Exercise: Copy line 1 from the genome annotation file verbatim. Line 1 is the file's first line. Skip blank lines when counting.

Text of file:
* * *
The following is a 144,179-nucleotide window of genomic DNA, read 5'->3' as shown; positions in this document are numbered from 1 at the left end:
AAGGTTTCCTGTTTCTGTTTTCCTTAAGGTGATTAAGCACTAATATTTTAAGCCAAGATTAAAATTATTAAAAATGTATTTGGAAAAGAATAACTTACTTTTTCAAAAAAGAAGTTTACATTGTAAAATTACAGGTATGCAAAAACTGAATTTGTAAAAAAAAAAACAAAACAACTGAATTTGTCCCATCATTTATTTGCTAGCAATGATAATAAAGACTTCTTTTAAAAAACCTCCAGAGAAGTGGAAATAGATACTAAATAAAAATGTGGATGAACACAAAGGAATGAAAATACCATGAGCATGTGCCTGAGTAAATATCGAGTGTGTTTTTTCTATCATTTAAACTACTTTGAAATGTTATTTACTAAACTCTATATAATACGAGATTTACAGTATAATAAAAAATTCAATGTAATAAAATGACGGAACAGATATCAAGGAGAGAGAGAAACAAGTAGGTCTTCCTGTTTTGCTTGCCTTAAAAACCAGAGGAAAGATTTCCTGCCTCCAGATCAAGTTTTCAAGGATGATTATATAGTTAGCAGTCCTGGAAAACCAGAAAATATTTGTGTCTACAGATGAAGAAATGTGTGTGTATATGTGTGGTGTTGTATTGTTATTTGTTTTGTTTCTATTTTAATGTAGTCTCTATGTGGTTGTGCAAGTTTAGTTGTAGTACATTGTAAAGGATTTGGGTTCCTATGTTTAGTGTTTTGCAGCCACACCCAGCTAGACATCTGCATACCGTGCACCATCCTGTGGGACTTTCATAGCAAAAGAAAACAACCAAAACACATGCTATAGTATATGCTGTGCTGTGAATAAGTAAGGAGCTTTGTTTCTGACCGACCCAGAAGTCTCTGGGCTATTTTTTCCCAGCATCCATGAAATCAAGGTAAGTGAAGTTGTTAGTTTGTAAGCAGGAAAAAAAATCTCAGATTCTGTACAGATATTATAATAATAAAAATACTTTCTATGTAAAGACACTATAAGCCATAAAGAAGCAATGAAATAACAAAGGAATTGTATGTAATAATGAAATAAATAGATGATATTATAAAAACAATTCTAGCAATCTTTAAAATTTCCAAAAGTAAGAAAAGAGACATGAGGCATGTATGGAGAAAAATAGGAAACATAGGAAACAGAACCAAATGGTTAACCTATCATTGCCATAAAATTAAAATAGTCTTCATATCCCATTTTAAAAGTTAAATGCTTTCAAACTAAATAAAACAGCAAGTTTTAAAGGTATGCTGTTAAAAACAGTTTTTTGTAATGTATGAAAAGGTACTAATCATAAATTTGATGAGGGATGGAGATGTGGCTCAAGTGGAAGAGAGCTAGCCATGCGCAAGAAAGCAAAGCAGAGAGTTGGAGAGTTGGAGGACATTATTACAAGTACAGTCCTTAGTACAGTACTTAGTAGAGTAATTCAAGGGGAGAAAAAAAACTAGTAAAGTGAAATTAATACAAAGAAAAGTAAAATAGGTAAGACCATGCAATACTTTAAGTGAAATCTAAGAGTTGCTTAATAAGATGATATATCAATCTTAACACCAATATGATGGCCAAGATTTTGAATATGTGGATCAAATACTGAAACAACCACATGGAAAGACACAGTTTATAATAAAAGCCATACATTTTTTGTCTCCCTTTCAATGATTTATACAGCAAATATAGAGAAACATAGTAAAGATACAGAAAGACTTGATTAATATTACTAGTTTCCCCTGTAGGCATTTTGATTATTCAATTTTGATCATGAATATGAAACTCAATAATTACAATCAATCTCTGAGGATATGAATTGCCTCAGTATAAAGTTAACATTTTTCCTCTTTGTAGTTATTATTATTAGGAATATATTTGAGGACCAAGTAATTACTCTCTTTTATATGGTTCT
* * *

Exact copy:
The following is a 144,179-nucleotide window of genomic DNA, read 5'->3' as shown; positions in this document are numbered from 1 at the left end: